"In many of the pueblos and smaller towns of Latin America, especially in Mexico, women will be quarantined for 40 days and 40 nights after birth," said Morales, who specializes in counseling Hispanic women with postpartum depression. "Women move to this country and ... there's some discussion that by losing some of the cultural traditions that have been built in over the years, women no longer have the strategies for staving off some of that."

Hermosillo's husband said his wife took medication after her hospitalization and had seen a therapist for the first time on Monday. Later that day, she scooped up the baby while her husband was watching their daughters, and left their second-story apartment.

A panicked Medina called 911 to report his wife and son missing. La Habra police has declined to release that call, citing the pending investigation.

Most postpartum depression can be treated with medication, therapy and good family support, but stress can worsen the situation, said Morales, the specialist.

"We know that mothers who have children with special needs, they have a higher rate of postpartum depression," said Morales, who was speaking generally and has not treated Hermosillo. "Any kind of stressor can exacerbate these symptoms."

Authorities say she threw the baby from a parking garage at Children's Hospital of Orange County, where the boy had been undergoing physical therapy twice a week. The boy didn't have an appointment that day.

A witness saw the baby falling through the air, and several people, including a doctor, called 911, said Sgt. Dan Adams, an Orange police spokesman. One witness thought a child had dropped a doll when he saw the baby falling through the air, said Scott Simmons, who is prosecuting the case.

Surveillance video showed Hermosillo's sport utility vehicle with an empty child seat leaving the parking structure a short time later, Adams said. The license plate was traced to the Hermosillo home, the sergeant said.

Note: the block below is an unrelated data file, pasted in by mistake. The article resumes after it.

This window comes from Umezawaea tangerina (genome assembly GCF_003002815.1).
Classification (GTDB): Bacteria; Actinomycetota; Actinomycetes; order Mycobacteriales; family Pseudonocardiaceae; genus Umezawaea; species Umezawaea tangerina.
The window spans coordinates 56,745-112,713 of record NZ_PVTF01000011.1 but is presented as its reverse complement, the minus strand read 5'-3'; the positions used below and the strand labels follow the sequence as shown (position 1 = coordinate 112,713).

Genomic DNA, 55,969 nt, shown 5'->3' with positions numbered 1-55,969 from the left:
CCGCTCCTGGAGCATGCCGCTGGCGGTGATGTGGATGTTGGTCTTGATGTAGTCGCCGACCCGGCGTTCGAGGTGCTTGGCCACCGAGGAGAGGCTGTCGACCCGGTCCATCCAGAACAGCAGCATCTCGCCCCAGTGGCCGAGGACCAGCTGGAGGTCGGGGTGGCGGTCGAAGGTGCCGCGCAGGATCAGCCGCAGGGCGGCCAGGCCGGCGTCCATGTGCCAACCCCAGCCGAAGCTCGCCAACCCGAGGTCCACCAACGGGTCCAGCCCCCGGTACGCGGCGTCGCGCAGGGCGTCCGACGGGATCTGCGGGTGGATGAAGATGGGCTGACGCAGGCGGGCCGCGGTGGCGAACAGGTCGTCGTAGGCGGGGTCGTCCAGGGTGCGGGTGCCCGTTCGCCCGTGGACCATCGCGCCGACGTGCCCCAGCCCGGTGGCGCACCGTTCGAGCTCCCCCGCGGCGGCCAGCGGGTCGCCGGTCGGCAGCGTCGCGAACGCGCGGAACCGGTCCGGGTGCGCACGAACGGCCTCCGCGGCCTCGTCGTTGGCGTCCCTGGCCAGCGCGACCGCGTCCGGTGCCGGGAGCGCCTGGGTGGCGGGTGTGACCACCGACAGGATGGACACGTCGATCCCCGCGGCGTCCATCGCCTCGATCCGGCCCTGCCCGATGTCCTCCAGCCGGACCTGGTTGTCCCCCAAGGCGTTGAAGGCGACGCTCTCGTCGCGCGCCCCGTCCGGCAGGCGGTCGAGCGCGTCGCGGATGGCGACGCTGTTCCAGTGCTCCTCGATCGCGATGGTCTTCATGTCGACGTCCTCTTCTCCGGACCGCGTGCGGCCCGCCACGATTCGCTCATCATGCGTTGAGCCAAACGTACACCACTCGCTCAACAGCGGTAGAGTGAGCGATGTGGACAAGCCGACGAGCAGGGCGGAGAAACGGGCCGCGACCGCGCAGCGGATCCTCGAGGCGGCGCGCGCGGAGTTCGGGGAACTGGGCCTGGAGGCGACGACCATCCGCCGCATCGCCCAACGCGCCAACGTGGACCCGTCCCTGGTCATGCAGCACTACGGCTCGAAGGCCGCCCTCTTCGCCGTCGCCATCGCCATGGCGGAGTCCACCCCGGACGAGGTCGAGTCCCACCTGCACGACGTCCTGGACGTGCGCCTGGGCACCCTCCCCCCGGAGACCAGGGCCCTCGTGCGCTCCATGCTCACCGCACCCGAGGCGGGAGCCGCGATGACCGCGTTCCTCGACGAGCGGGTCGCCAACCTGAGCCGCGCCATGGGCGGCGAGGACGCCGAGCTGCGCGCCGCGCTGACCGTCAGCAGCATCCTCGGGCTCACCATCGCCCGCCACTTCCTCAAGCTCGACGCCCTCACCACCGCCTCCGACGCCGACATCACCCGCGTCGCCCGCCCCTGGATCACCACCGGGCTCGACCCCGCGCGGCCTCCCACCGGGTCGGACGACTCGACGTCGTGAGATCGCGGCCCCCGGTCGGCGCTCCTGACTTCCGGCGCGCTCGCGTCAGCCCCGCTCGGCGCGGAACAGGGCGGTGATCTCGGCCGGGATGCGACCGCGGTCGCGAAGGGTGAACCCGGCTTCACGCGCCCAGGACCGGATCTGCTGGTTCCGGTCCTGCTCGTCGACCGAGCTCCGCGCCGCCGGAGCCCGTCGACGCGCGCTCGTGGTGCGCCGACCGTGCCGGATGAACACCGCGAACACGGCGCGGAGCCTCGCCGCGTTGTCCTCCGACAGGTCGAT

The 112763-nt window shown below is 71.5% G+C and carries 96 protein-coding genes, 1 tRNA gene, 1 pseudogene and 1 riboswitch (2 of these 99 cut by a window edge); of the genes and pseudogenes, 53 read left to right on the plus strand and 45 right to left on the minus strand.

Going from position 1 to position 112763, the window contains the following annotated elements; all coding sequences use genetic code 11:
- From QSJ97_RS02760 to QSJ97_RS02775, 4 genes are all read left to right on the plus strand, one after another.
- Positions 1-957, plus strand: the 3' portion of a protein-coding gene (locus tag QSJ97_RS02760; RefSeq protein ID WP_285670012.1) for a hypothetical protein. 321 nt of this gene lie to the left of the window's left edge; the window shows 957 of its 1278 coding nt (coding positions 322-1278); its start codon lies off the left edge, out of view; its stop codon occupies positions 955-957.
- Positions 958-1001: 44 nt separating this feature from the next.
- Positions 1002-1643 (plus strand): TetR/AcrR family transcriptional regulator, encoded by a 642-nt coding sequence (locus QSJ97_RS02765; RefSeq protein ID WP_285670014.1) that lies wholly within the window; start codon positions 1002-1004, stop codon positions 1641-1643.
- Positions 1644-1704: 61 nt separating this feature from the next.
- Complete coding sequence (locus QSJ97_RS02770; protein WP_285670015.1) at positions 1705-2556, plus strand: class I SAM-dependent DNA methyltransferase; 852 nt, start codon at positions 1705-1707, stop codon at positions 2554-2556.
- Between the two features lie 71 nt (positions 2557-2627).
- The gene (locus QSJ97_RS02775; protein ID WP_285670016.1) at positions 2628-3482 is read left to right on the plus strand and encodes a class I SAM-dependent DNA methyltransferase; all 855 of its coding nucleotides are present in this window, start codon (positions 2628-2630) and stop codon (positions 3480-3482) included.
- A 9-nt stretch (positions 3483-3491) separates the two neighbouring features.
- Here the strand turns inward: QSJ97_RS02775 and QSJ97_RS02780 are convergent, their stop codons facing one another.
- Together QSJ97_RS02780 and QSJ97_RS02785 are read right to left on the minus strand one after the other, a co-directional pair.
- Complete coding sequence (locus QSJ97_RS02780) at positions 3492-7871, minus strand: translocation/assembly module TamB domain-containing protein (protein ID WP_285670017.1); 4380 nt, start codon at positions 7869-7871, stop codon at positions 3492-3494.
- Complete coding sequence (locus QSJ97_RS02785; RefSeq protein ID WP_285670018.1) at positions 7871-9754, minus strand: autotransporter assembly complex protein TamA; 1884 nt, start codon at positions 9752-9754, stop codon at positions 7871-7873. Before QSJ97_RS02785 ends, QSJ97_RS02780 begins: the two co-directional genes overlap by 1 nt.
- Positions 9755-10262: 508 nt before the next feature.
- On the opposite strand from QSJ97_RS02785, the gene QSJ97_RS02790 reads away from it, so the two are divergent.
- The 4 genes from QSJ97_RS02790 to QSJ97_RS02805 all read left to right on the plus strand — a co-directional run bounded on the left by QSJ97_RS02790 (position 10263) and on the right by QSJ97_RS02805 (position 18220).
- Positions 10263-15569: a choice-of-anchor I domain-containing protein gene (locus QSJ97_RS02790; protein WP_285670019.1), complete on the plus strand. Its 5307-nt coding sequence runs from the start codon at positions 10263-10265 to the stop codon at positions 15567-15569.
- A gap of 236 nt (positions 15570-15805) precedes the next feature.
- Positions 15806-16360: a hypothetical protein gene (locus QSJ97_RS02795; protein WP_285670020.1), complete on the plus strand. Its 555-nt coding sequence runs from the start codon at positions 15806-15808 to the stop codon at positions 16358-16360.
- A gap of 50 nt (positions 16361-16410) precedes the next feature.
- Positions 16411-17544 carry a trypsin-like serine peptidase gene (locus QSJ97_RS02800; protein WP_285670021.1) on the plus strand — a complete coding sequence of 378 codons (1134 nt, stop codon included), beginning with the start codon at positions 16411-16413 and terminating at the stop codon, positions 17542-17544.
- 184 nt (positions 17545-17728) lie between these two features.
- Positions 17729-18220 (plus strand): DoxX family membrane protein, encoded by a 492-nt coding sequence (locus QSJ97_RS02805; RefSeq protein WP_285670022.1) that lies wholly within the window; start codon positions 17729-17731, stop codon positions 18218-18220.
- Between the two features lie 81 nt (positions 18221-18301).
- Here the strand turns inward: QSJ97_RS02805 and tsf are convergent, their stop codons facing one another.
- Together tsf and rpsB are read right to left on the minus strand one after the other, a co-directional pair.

A police officer driving past Children's Hospital about four hours later spotted Hermosillo driving on a street about 100 yards from the crime scene and arrested her, Adams said. Hermosillo remained held without bail at the request of immigration officials, who say she's in the country illegally.

Women who have been through postpartum depression said they can understand Hermosillo's actions through the lens of their own mental illness. Tiffany Benton, of San Jose, suffered postpartum depression after the birth of both of her children, now 8 and 11.

Benton, 39, said she would dream about pushing her infant in a stroller down a steep slope and letting go of the carriage. She said she was afraid to bathe her daughter because she didn't trust herself not to drown her.

Benton went three weeks without sleeping at one point and was hospitalized for two weeks after the birth of her younger child when she began hallucinating, she said.

Now healthy, Benton takes medication and goes to therapy, but she has cut her medicine dose in half and hopes to taper off completely with time.

"I was just a disaster emotionally. I felt like I was going crazy and I was having panic attacks," Benton recalled in a phone interview. "My husband had no clue what was going on. He was like, 'Oh, you'll be fine tomorrow,' and I was like, 'No, no, I won't.'"

Based on reporting by The Associated Press.